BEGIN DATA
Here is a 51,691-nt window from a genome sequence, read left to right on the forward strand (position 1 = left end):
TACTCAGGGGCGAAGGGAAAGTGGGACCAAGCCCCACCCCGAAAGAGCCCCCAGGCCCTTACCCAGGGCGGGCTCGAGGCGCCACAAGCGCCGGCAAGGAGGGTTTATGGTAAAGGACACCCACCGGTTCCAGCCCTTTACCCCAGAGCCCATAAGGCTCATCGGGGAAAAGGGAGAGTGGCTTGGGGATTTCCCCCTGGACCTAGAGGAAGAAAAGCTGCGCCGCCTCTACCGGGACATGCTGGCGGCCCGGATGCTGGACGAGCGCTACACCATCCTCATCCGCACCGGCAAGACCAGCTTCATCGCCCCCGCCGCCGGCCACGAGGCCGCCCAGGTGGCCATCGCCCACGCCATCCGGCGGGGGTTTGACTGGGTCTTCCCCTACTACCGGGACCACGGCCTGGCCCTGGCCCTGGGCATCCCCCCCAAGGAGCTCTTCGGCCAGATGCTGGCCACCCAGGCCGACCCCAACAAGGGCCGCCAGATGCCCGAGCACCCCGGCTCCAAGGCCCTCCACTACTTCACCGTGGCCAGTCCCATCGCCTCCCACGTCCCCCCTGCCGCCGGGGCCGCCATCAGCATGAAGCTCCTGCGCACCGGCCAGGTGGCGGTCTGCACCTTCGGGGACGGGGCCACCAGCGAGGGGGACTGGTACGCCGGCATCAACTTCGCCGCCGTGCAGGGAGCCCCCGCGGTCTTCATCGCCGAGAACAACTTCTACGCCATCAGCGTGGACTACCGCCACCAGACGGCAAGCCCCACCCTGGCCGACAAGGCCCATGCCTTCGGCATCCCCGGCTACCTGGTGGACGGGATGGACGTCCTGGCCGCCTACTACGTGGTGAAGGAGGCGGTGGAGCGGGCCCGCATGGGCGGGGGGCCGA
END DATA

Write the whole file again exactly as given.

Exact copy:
Here is a 51,691-nt window from a genome sequence, read left to right on the forward strand (position 1 = left end):
TACTCAGGGGCGAAGGGAAAGTGGGACCAAGCCCCACCCCGAAAGAGCCCCCAGGCCCTTACCCAGGGCGGGCTCGAGGCGCCACAAGCGCCGGCAAGGAGGGTTTATGGTAAAGGACACCCACCGGTTCCAGCCCTTTACCCCAGAGCCCATAAGGCTCATCGGGGAAAAGGGAGAGTGGCTTGGGGATTTCCCCCTGGACCTAGAGGAAGAAAAGCTGCGCCGCCTCTACCGGGACATGCTGGCGGCCCGGATGCTGGACGAGCGCTACACCATCCTCATCCGCACCGGCAAGACCAGCTTCATCGCCCCCGCCGCCGGCCACGAGGCCGCCCAGGTGGCCATCGCCCACGCCATCCGGCGGGGGTTTGACTGGGTCTTCCCCTACTACCGGGACCACGGCCTGGCCCTGGCCCTGGGCATCCCCCCCAAGGAGCTCTTCGGCCAGATGCTGGCCACCCAGGCCGACCCCAACAAGGGCCGCCAGATGCCCGAGCACCCCGGCTCCAAGGCCCTCCACTACTTCACCGTGGCCAGTCCCATCGCCTCCCACGTCCCCCCTGCCGCCGGGGCCGCCATCAGCATGAAGCTCCTGCGCACCGGCCAGGTGGCGGTCTGCACCTTCGGGGACGGGGCCACCAGCGAGGGGGACTGGTACGCCGGCATCAACTTCGCCGCCGTGCAGGGAGCCCCCGCGGTCTTCATCGCCGAGAACAACTTCTACGCCATCAGCGTGGACTACCGCCACCAGACGGCAAGCCCCACCCTGGCCGACAAGGCCCATGCCTTCGGCATCCCCGGCTACCTGGTGGACGGGATGGACGTCCTGGCCGCCTACTACGTGGTGAAGGAGGCGGTGGAGCGGGCCCGCATGGGCGGGGGGCCGA